Debt-laden Talvivaara Friday announced the temporary suspension of ore and metals recovery operations at its northern Finland site and a decision to file for corporate reorganization.
The halt in production took effect immediately and company Chief Executive Pekka Pera said its is expected to last a month, while the organization could mean layoffs or hourly cutbacks among its workforce of 570 employees.
Talvivaara is seeking short-term financing of $54 million from its stakeholders, which includes the government investment company Solidium -- a proposal that so far hasn't found any takers.
Finnish Minister of Economic Affairs Jan Vapaavuori called Talvivaara's situation "so critical that the firm's entire future can seriously be said to be hanging in the balance."
A bankruptcy declaration would eliminate 1,600 jobs from the production chain and would indirectly affect up to three times as many, Pera warned.
But Aalto University finance Professor Vesa Puttonen told Finnish broadcaster YLE Monday bankruptcy seems to be the most likely outcome of the crisis.
"It is very difficult to fully assess the situation as an outsider, but if you consider the number of problems faced by the 'patient,' I believe that bankruptcy is more likely [than a reorganization].
"Reorganization works best when the core business is profitable, but the balance sheet here is in debt. If there's a profitable core business, then the debts can be renegotiated."
Puttonen said that according to the company information made public, it was difficult to see how Talvivaara could increase profitability in coming years.
"In the same breath, I must say that on Friday, Talvivaara management was very positive and optimistic, but of course you have to understand that the role of the leadership is to be optimistic. If they don't believe in the business, they won't get the short-term financing, and so they won't even get into debt restructuring."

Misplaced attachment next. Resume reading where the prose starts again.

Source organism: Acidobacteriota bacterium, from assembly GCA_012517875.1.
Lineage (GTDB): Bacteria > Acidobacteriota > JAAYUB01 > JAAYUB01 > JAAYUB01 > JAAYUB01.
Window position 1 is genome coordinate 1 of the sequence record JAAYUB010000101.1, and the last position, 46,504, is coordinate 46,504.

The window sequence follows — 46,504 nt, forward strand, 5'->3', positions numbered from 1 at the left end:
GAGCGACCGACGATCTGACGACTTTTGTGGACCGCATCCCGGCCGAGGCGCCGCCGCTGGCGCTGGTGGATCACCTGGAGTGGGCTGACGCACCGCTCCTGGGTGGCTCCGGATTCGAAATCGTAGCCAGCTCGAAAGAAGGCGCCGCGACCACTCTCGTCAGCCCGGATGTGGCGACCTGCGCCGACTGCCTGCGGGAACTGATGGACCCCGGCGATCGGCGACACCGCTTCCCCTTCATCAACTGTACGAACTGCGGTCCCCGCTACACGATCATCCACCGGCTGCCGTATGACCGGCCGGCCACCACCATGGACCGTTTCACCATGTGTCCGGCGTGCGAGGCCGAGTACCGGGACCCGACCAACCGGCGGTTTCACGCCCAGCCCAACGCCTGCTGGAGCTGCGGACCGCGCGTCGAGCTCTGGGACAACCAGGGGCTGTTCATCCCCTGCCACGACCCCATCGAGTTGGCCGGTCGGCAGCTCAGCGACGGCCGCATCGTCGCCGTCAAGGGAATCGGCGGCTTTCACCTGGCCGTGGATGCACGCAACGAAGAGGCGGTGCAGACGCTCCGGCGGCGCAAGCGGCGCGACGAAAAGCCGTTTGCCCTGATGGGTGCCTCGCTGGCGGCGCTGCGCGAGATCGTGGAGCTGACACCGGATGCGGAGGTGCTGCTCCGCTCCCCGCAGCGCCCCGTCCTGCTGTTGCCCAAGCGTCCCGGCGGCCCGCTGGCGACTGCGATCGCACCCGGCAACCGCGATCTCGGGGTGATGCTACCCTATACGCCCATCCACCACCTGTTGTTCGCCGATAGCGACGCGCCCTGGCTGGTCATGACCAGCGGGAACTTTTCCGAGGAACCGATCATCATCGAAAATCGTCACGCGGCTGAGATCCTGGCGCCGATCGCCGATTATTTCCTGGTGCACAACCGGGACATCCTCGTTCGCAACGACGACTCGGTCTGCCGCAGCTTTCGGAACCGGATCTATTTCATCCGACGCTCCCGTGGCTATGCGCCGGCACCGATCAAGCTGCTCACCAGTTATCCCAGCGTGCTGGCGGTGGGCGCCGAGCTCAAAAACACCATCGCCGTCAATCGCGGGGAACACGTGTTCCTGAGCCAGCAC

Talvivaara's nickel production has fallen far short of its goals. In 2011 it produced just more than 16,000 tons, well below its target of 30,000 tons. This year, production is likely to come in at less than 10,000 tons, YLE reported.
The main problem faced by Talvivaara -- which reported a quarterly loss of $40 million last month -- is low nickel prices.
Nickel miners are facing increasing pressure due to the falling prices, which have dropped from $8 per pound in February to just more than $6 per pound in July due to slack demand from alloy-makers.
Meanwhile, analysts predict production from nickel mines will likely outstrip global demand for a second straight year.
The Finnish daily Helsingen Sanomat, citing two independent sources close to the situation, reported Saturday Talvivaara's creditors are seeking Pera's ouster as chief executive as a condition for new financing.
If the company doesn't agree to meet the requirement to change its management team, it is unlikely obtain financing and a bankruptcy would be the result, the newspaper said, adding Pera refused to comment on the report.
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